Comparatively little is known about the hydrology of desert flash-floods despite the extent of the world's drylands. There is even less known about their sedimentary behaviour and particularly about the movement of coarse material as bedload. The results of an intense field monitoring programme carried out on an ephemeral gravel-bed stream in the northern Negev Desert are presented. In this semi-arid setting, flow duration analysis indicates that the channel is hydrologically active for 2% of the time, or about seven days per year, and that overbank flow can be expected for only 0·03% of the time - about three hours per year. Multipeaked flood hydrographs are the norm, reflecting many factors including the arrival of separate slugs of discharge from contributing subcatchments. The passage of the initial flood bore is surprisingly slow, but the rising limb of the flood hydrograph is rapid with a median time of rise of 10 minutes, in keeping with expected flash-flood behaviour. Bedload flux is high, averaging 2·67 kg s-1 m-1 during the period that the channel carries flow. This gives very high bedload sediment yield despite the infrequent and short duration of flood flows and matches the high yield of suspended sediment. The relationship between bedload flux and boundary shear stress is simple, in contrast with perennial gravel-bed streams, and the exponent of the log-log relationship is 1·52. Of great value is that the behaviour of the Nahal Eshtemoa corroborates a pattern established by the authors previously in a smaller tributary stream.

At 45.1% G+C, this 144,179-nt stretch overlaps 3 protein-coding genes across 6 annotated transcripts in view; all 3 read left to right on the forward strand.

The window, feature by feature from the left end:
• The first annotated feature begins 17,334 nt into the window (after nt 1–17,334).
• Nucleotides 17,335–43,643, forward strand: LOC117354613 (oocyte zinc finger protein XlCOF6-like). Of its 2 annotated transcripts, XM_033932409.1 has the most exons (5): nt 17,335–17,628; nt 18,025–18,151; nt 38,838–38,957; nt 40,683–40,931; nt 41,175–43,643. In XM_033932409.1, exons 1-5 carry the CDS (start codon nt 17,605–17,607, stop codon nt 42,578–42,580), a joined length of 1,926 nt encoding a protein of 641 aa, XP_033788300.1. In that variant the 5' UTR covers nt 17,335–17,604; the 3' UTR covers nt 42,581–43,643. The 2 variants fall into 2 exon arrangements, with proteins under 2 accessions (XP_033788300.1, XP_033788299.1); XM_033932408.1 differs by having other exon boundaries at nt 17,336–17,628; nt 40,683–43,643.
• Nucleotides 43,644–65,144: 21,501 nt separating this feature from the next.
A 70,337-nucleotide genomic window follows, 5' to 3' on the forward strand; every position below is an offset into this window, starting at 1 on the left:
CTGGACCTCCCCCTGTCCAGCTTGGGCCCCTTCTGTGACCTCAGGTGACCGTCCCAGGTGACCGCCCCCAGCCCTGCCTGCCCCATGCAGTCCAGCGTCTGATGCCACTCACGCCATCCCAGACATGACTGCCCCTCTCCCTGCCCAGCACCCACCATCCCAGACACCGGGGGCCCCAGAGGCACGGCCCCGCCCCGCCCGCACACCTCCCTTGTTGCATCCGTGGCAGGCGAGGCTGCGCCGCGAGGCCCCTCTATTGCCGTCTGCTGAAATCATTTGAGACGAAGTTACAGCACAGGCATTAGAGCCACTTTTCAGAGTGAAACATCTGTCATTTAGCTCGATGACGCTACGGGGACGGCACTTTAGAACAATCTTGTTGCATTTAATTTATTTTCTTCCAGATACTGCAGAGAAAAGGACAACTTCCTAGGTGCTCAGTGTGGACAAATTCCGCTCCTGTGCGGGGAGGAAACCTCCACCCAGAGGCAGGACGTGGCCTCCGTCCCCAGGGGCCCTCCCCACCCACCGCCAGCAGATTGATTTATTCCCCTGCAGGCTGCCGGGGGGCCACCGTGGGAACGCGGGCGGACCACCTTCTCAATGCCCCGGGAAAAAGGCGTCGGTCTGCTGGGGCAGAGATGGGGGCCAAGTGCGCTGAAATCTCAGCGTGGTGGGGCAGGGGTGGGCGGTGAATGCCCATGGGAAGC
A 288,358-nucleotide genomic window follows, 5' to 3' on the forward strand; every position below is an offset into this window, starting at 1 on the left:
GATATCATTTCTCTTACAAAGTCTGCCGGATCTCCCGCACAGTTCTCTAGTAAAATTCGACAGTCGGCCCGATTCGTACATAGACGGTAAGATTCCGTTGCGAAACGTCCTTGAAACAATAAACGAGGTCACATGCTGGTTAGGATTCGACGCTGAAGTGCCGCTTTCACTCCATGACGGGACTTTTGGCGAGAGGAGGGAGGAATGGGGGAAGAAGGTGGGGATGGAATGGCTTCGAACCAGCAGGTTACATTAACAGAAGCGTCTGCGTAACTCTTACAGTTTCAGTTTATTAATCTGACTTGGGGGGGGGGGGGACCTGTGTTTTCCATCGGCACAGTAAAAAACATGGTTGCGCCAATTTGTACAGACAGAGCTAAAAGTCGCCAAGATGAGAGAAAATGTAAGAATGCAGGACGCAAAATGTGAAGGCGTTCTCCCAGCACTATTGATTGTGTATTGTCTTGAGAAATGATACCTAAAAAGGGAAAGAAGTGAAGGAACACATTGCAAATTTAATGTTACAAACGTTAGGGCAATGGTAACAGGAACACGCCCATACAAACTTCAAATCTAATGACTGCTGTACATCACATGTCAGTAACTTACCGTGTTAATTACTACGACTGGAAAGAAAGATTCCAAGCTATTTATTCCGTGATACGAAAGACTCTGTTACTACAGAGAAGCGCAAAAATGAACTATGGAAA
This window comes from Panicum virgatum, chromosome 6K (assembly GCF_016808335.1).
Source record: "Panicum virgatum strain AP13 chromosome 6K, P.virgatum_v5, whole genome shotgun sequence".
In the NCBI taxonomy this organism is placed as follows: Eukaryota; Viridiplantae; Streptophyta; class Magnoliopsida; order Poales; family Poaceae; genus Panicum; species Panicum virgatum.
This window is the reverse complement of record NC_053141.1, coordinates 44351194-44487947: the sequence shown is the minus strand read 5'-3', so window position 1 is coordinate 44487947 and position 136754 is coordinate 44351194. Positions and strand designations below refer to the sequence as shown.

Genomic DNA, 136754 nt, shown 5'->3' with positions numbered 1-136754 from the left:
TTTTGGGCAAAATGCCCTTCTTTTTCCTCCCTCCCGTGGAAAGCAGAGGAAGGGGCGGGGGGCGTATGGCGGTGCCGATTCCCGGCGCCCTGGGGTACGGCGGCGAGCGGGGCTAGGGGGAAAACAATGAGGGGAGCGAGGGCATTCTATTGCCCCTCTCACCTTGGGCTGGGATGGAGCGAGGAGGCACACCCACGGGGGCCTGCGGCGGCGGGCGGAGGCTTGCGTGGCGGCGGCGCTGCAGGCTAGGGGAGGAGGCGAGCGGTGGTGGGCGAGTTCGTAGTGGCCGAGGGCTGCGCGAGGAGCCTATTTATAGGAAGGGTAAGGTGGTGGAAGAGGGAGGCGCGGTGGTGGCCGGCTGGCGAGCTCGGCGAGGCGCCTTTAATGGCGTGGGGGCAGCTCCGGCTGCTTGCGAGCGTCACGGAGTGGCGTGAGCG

|Number of pages||15|
|State||Published - 30 Mar 1998|
- Bedload sediment
- Gravel-bed stream
- Sediment yield